Does Your Rabbi Own an iPhone? If So, Your Wedding Doesn’t Count

Prominent rabbi reportedly declares marriages and divorces witnessed by those who have Internet access invalid.

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If you’re reading this - and you were married sometime within the past decade or so, you just might have an easy way out of your vows.

Blame it on the smartphone or the laptop.

A respected ultra-Orthodox rabbi has reportedly issued a bizarre interpretation of Jewish law, saying that if any witness to your wedding owned an iPhone or has access to “unfiltered” Internet - your wedding was invalid.

Just to make things fair, Rabbi Chaim Kanievsky, 85, of Bnei Brak, viewed by many as one of the "sages of his generation" says that the same rule also applies to divorce; if the guy handing you a divorce decree surfs the net - you’re still hitched and need to redo the entire process.

The Kanievsky ruling was reported by one Rabbi Aaron Feinhandler, who supposedly heads something called the “Committee for Clean Communications,” which works against spiritual corruption of the Internet in the ultra-Orthodox community. The meeting was reported and a letter by Feinhandler describing the encounter was originally published in the Haredi website Kikar Hashabbat on Monday. In the letter, Feinhandler said the meeting was witnessed by Kanievsky’s grandson Arye (who presumably isn’t online and therefore, is credible). The letter specifies “iPhone” and not “smartphone,” but one can assume that the rabbi isn’t a bigger fan of Samsung or Blackberry than he is of the Apple product.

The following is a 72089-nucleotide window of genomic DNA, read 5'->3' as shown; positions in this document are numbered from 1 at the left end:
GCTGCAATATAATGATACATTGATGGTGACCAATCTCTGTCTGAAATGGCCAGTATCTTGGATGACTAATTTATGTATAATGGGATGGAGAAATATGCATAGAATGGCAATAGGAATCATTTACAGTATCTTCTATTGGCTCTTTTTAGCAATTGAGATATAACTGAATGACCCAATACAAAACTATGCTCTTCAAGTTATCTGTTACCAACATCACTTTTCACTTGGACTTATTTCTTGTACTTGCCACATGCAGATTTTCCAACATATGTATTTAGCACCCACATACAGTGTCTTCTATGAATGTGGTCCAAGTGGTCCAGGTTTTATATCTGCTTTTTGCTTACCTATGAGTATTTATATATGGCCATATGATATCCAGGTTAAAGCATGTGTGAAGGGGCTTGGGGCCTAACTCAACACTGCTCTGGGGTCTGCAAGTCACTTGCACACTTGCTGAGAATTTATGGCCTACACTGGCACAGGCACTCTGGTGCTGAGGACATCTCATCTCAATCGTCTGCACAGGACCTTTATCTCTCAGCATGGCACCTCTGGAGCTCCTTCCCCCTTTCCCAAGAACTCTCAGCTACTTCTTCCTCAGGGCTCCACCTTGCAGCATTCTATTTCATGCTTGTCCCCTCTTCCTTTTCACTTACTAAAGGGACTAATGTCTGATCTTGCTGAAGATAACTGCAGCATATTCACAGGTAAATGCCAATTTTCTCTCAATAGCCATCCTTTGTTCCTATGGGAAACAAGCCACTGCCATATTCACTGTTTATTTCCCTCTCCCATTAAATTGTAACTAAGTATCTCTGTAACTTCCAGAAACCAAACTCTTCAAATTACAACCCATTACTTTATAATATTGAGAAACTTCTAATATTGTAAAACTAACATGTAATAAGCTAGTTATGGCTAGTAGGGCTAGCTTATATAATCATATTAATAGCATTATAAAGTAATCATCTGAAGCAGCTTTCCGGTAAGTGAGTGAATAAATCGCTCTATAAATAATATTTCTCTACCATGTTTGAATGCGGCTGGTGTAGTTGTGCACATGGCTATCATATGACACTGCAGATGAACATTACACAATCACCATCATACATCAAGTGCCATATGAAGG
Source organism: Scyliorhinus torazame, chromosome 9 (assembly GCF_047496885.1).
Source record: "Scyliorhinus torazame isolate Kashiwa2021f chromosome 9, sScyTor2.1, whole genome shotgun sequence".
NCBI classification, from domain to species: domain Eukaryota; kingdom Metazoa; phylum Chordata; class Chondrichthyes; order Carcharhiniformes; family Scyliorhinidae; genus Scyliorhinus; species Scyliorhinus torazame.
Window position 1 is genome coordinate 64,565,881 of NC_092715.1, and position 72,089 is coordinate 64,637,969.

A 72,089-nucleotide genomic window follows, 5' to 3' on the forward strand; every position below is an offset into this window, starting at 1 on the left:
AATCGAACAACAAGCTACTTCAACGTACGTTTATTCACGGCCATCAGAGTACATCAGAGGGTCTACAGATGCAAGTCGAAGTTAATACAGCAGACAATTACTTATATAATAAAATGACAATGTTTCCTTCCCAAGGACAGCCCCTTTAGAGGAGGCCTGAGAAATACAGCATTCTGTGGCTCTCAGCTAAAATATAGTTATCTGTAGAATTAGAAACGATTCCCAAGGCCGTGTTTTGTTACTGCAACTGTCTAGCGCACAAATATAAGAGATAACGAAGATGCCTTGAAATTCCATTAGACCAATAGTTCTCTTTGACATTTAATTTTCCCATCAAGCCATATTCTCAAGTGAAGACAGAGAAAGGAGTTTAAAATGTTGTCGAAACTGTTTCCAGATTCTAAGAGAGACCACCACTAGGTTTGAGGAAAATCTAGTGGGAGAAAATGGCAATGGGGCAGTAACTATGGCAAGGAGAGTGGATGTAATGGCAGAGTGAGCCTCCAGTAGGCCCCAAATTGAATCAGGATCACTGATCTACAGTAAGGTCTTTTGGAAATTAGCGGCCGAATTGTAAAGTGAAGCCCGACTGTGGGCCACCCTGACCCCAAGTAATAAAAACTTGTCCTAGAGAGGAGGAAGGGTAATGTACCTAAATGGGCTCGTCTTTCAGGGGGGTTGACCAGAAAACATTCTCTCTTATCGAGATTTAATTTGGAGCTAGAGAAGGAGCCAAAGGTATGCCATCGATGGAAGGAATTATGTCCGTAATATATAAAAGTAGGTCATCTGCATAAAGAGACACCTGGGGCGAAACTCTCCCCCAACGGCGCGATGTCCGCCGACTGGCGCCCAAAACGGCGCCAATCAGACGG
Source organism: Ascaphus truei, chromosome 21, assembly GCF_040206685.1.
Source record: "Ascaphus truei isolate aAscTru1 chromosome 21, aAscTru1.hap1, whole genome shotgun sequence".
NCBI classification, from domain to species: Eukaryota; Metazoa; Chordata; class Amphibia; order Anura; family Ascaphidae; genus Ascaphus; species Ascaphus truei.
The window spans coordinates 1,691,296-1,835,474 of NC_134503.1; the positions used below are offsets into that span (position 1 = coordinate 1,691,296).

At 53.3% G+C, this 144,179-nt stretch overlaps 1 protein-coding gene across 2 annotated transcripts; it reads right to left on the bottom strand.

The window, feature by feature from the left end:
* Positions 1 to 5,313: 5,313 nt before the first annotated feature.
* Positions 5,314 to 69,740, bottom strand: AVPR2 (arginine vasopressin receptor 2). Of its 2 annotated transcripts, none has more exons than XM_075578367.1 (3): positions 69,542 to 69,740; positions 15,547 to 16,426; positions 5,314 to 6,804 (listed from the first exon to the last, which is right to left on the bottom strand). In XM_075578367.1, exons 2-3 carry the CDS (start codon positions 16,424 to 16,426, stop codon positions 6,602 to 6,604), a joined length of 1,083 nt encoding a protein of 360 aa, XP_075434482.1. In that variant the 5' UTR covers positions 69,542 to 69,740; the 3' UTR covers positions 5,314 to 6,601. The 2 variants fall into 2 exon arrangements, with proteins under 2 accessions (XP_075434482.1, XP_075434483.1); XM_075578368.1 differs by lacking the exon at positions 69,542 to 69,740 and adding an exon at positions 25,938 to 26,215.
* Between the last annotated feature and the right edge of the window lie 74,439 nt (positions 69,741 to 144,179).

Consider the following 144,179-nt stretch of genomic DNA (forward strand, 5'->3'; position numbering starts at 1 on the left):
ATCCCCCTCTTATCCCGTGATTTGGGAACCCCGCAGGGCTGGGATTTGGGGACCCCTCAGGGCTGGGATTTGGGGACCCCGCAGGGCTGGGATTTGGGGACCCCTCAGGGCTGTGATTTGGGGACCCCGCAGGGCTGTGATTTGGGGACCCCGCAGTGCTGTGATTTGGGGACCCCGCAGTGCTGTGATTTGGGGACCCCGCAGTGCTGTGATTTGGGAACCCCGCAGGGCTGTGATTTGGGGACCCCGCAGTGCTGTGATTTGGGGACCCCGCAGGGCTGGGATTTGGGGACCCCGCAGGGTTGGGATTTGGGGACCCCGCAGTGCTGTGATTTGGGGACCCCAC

In addition to marriage and divorce, the letter claims that Kanievsky ruled that Internet-users are disqualified to certify a mikveh, a ritual bathing facility for women as being "kosher" for use. The letter specifies that since rabbis who certify the ritual baths qualify under this ruling in cities like Jerusalem, where many employees of the religious council carry a smartphone, the municipal certification of the baths are invalid. The same goes for rulings of the country’s official religious court system, or any others where employees carry smartphones.

This means that if proven valid, and it does not turn out that interested parties put words in the elderly rabbi’s mouth, Kanievsky’s ruling not only casts doubt on the entire Israeli rabbinate - it sounds like a big headache. If taken at all seriously, it could be a potential source of marital strife, mean that countless children were conceived out of wedlock and lead to the nullification of thousands of court decisions.

The only ones who could possibly be happy about such a development are the attorneys who specialize in religious law. Talk about a bonanza.

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